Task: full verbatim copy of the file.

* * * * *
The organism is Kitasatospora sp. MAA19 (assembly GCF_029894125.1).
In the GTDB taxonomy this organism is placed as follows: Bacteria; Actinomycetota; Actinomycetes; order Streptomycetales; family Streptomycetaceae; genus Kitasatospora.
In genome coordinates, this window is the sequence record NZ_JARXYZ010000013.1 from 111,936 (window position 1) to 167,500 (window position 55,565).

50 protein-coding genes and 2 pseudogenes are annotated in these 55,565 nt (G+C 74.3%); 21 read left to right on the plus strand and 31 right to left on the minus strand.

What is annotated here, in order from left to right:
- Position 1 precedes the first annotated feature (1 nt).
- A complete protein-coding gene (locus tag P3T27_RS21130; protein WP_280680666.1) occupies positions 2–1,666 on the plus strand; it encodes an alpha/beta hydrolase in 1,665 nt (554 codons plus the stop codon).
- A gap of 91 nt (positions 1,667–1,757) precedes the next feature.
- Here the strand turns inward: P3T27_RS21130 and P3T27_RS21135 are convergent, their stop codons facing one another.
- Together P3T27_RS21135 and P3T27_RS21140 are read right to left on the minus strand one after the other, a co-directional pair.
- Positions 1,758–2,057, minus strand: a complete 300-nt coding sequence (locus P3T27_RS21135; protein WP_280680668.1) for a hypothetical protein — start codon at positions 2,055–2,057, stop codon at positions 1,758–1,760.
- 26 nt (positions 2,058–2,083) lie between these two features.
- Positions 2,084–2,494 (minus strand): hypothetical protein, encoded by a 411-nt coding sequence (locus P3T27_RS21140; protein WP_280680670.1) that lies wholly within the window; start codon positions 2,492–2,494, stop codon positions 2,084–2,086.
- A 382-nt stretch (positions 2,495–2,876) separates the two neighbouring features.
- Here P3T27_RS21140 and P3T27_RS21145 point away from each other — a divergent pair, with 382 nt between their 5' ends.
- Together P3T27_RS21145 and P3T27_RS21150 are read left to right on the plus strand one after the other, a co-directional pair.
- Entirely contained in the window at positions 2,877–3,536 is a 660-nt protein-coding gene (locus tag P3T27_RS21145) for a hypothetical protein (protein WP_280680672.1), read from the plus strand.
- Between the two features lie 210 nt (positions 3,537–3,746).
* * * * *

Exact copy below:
The organism is Kitasatospora sp. MAA19 (assembly GCF_029894125.1).
In the GTDB taxonomy this organism is placed as follows: Bacteria; Actinomycetota; Actinomycetes; order Streptomycetales; family Streptomycetaceae; genus Kitasatospora.
In genome coordinates, this window is the sequence record NZ_JARXYZ010000013.1 from 111,936 (window position 1) to 167,500 (window position 55,565).

50 protein-coding genes and 2 pseudogenes are annotated in these 55,565 nt (G+C 74.3%); 21 read left to right on the plus strand and 31 right to left on the minus strand.

What is annotated here, in order from left to right:
- Position 1 precedes the first annotated feature (1 nt).
- A complete protein-coding gene (locus tag P3T27_RS21130; protein WP_280680666.1) occupies positions 2–1,666 on the plus strand; it encodes an alpha/beta hydrolase in 1,665 nt (554 codons plus the stop codon).
- A gap of 91 nt (positions 1,667–1,757) precedes the next feature.
- Here the strand turns inward: P3T27_RS21130 and P3T27_RS21135 are convergent, their stop codons facing one another.
- Together P3T27_RS21135 and P3T27_RS21140 are read right to left on the minus strand one after the other, a co-directional pair.
- Positions 1,758–2,057, minus strand: a complete 300-nt coding sequence (locus P3T27_RS21135; protein WP_280680668.1) for a hypothetical protein — start codon at positions 2,055–2,057, stop codon at positions 1,758–1,760.
- 26 nt (positions 2,058–2,083) lie between these two features.
- Positions 2,084–2,494 (minus strand): hypothetical protein, encoded by a 411-nt coding sequence (locus P3T27_RS21140; protein WP_280680670.1) that lies wholly within the window; start codon positions 2,492–2,494, stop codon positions 2,084–2,086.
- A 382-nt stretch (positions 2,495–2,876) separates the two neighbouring features.
- Here P3T27_RS21140 and P3T27_RS21145 point away from each other — a divergent pair, with 382 nt between their 5' ends.
- Together P3T27_RS21145 and P3T27_RS21150 are read left to right on the plus strand one after the other, a co-directional pair.
- Entirely contained in the window at positions 2,877–3,536 is a 660-nt protein-coding gene (locus tag P3T27_RS21145) for a hypothetical protein (protein WP_280680672.1), read from the plus strand.
- Between the two features lie 210 nt (positions 3,537–3,746).